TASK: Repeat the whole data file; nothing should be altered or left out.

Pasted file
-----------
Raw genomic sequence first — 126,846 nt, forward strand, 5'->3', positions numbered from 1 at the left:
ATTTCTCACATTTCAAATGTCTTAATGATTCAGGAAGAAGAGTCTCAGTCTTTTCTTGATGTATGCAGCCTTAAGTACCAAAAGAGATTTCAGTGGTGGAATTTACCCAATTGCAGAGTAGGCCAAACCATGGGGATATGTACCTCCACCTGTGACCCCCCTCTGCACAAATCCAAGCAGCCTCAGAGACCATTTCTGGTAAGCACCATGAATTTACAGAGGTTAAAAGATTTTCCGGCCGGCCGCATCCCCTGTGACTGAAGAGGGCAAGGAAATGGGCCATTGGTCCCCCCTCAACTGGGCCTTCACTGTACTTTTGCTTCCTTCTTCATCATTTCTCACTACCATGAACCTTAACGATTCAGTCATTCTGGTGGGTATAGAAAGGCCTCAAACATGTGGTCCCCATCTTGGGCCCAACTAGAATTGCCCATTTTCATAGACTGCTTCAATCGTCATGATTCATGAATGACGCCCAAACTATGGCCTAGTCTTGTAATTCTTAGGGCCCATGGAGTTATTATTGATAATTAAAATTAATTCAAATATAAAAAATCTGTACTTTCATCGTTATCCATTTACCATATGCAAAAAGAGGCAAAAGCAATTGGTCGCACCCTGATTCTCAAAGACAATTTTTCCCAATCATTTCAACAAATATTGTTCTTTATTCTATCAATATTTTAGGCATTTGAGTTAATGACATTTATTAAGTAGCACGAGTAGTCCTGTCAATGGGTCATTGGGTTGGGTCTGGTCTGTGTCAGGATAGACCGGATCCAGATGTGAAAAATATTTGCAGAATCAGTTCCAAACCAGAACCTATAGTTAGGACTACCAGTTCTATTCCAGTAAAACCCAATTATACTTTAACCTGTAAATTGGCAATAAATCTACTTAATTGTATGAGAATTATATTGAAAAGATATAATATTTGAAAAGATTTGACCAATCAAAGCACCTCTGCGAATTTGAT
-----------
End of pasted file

Raw genomic sequence first — 126,846 nt, forward strand, 5'->3', positions numbered from 1 at the left:
ATTTCTCACATTTCAAATGTCTTAATGATTCAGGAAGAAGAGTCTCAGTCTTTTCTTGATGTATGCAGCCTTAAGTACCAAAAGAGATTTCAGTGGTGGAATTTACCCAATTGCAGAGTAGGCCAAACCATGGGGATATGTACCTCCACCTGTGACCCCCCTCTGCACAAATCCAAGCAGCCTCAGAGACCATTTCTGGTAAGCACCATGAATTTACAGAGGTTAAAAGATTTTCCGGCCGGCCGCATCCCCTGTGACTGAAGAGGGCAAGGAAATGGGCCATTGGTCCCCCCTCAACTGGGCCTTCACTGTACTTTTGCTTCCTTCTTCATCATTTCTCACTACCATGAACCTTAACGATTCAGTCATTCTGGTGGGTATAGAAAGGCCTCAAACATGTGGTCCCCATCTTGGGCCCAACTAGAATTGCCCATTTTCATAGACTGCTTCAATCGTCATGATTCATGAATGACGCCCAAACTATGGCCTAGTCTTGTAATTCTTAGGGCCCATGGAGTTATTATTGATAATTAAAATTAATTCAAATATAAAAAATCTGTACTTTCATCGTTATCCATTTACCATATGCAAAAAGAGGCAAAAGCAATTGGTCGCACCCTGATTCTCAAAGACAATTTTTCCCAATCATTTCAACAAATATTGTTCTTTATTCTATCAATATTTTAGGCATTTGAGTTAATGACATTTATTAAGTAGCACGAGTAGTCCTGTCAATGGGTCATTGGGTTGGGTCTGGTCTGTGTCAGGATAGACCGGATCCAGATGTGAAAAATATTTGCAGAATCAGTTCCAAACCAGAACCTATAGTTAGGACTACCAGTTCTATTCCAGTAAAACCCAATTATACTTTAACCTGTAAATTGGCAATAAATCTACTTAATTGTATGAGAATTATATTGAAAAGATATAATATTTGAAAAGATTTGACCAATCAAAGCACCTCTGCGAATTTGAT